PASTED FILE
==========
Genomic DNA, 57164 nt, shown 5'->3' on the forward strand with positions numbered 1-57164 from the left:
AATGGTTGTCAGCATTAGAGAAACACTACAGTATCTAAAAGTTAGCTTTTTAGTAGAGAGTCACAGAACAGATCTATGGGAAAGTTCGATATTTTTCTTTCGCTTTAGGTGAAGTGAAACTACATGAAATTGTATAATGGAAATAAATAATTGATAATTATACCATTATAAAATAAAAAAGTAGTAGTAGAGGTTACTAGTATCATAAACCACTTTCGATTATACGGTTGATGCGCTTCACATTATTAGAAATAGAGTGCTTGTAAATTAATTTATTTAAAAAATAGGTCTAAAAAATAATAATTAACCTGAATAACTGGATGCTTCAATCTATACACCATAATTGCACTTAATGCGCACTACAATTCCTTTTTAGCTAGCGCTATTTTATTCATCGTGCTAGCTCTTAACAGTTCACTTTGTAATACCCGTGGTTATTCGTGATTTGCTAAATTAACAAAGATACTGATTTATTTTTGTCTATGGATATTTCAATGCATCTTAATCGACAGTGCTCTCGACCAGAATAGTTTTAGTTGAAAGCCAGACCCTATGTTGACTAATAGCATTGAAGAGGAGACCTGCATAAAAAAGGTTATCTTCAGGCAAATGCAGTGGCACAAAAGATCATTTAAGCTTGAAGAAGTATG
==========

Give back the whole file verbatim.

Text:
Genomic DNA, 57164 nt, shown 5'->3' on the forward strand with positions numbered 1-57164 from the left:
AATGGTTGTCAGCATTAGAGAAACACTACAGTATCTAAAAGTTAGCTTTTTAGTAGAGAGTCACAGAACAGATCTATGGGAAAGTTCGATATTTTTCTTTCGCTTTAGGTGAAGTGAAACTACATGAAATTGTATAATGGAAATAAATAATTGATAATTATACCATTATAAAATAAAAAAGTAGTAGTAGAGGTTACTAGTATCATAAACCACTTTCGATTATACGGTTGATGCGCTTCACATTATTAGAAATAGAGTGCTTGTAAATTAATTTATTTAAAAAATAGGTCTAAAAAATAATAATTAACCTGAATAACTGGATGCTTCAATCTATACACCATAATTGCACTTAATGCGCACTACAATTCCTTTTTAGCTAGCGCTATTTTATTCATCGTGCTAGCTCTTAACAGTTCACTTTGTAATACCCGTGGTTATTCGTGATTTGCTAAATTAACAAAGATACTGATTTATTTTTGTCTATGGATATTTCAATGCATCTTAATCGACAGTGCTCTCGACCAGAATAGTTTTAGTTGAAAGCCAGACCCTATGTTGACTAATAGCATTGAAGAGGAGACCTGCATAAAAAAGGTTATCTTCAGGCAAATGCAGTGGCACAAAAGATCATTTAAGCTTGAAGAAGTATG